“It is therefore,” says Professor Airy, “imperatively the duty of every captain of a ship, particularly of an iron-built ship, to examine the state of the compasses at every opportunity. For the correctness of the compasses may be vitiated, not only by changes in the polar-magnetism of the ship, but also by changes in the intensity of the magnets used for the correction. But as the quadrantal deviation is not liable to any doubt whatever, it is sufficient, for ascertaining the existence and recording the amount of error of the polar-magnet deviation, to observe the error when the ship's head is N. or S., and when it is E. or W.”

From whatever cause the changes in the elements of polar-magnet-deviation may arise (whether from a real change in the sub-permanent magnetism of the ship, or from the variation of that part of induced magnetism which is similar to polar magnetism, but which, changes in different magnetic latitudes) they may be precisely corrected by re-adjusting the position of the magnets, leaving the unmagnetized iron undisturbed. And the change (if there is any) in the intensity of the correcting magnets will also be corrected, as to its effect on the compass, by the same re-adjustment of position. The re-adjustment can always be effected in harbour in a very short time. Or it may probably be done at sea by reference to a compass carried high up the ship's mast. It can also be done with the aid of astronomical observations, and of a knowledge of the local “variation” or “declination.” In all cases the mere adjustment of the magnets is an extremely rapid process.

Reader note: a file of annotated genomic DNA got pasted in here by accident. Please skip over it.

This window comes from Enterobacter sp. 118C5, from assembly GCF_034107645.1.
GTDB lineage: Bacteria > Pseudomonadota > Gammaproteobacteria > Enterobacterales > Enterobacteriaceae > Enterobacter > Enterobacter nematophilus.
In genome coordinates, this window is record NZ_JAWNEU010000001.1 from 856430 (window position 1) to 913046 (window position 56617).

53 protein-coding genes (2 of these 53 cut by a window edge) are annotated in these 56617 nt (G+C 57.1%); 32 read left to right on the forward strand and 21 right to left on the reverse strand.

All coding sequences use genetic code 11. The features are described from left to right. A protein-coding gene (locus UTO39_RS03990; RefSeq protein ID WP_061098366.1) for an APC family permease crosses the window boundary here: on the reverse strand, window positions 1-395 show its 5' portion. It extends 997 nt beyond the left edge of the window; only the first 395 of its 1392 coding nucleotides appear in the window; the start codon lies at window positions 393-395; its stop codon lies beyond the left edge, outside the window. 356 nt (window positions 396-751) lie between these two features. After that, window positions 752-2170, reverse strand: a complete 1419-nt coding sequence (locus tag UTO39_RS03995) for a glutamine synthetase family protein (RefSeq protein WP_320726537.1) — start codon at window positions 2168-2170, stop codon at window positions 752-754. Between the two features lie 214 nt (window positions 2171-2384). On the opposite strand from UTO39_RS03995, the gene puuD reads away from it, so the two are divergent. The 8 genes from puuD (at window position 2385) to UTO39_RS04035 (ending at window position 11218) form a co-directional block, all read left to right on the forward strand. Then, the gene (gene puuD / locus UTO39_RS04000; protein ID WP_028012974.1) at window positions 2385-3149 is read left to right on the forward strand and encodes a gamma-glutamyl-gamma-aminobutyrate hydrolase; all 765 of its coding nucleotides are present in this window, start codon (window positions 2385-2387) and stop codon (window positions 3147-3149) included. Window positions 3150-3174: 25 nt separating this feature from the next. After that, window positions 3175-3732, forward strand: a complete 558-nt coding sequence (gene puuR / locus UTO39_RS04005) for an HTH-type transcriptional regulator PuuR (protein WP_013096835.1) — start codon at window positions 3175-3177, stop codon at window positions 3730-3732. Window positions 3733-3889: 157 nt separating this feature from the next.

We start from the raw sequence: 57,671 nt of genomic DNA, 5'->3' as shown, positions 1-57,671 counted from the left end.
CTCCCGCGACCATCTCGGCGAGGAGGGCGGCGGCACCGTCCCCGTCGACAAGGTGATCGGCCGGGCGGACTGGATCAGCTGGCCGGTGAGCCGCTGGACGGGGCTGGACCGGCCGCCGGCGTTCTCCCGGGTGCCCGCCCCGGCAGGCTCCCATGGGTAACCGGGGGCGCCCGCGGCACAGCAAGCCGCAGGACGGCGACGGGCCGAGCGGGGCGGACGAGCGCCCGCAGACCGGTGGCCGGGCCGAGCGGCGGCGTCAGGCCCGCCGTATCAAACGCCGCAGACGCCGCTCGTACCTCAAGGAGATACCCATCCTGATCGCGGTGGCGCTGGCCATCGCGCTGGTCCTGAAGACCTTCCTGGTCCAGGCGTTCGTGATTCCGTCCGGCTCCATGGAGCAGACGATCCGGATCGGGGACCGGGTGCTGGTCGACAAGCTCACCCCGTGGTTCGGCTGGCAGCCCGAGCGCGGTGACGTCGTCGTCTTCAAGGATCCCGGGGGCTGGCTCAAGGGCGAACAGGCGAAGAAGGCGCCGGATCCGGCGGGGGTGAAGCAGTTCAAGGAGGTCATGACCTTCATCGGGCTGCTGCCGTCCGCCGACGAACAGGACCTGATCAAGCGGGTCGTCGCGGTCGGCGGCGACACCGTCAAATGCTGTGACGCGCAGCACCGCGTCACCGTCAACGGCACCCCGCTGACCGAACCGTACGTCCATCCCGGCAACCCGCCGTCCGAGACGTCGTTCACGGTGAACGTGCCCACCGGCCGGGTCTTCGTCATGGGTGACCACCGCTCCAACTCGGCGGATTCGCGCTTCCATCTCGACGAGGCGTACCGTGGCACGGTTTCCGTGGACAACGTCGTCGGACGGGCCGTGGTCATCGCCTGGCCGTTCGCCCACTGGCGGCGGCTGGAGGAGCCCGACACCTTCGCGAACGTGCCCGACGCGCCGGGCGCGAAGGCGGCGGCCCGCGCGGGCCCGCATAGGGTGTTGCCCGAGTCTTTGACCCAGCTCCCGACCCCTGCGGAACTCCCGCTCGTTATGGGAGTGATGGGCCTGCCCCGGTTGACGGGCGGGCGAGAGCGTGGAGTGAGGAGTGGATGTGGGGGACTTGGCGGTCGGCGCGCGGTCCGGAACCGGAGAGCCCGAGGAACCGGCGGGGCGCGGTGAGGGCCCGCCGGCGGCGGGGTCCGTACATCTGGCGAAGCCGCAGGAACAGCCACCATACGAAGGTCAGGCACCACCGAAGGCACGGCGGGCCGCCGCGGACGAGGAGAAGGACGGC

Professor Airy denounces as dangerous any system of navigating a ship by forming a table of compass deviations at the starting port, and using that table until means of correction can be obtained from observations; and expresses an opinion that it ought at once to be discontinued. It does not, in the smallest degree, provide against the effects of possible change in the ship's sub-permanent magnetism during the interval in which no observations are obtained (which, with sometimes a minute change in the power of the magnets, is the only risk to which the method of mechanical correction is liable), and as it does not recognise the effect of the variation in the magnitude of terrestrial-horizontal magnetism at different places (which alters the compass

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deviation by changing the proportion of the ship's sub-permanent magnetism to the terrestrial-horizontal magnetism, upon which proportion the compass deviation depends), it gratuitously introduces a class of errors which are entirely avoided by correcting the compasses by magnets and soft iron.

The changes which occur in the magnetism of a ship sailing from one hemisphere to another, say from the Clyde to Port Chalmers (the difference of magnetic latitude being somewhere about 100 degrees), cannot take place in vessels traversing ten or twenty degrees in one hemisphere only; in fact, I believe that if one of our intercolonial steamers had the compasses on board accurately adjusted in a New Zealand port, by means of magnets and soft iron, the deviation from such changes as those to which I have alluded would be almost, if not altogether, imperceptible in a voyage to or from Melbourne.

I have perused with great pleasure the paper by Captain Edwin in the last volume of the “Transactions” (Trans. N.Z. Inst., Vol. V., p. 128), and, although I agree to a very great extent with his remarks, I am inclined to think that the smallness of the magnetic disturbance in the “Luna” is not so much owing to that vessel having been built of steel, as to the fact of her having wooden bulwarks and the very careful manner in which the position of her compass has been selected; and I think it probable that the difference in deviation observed on board that vessel between Auckland and the Bluff might be altogether eliminated by means of soft iron alone.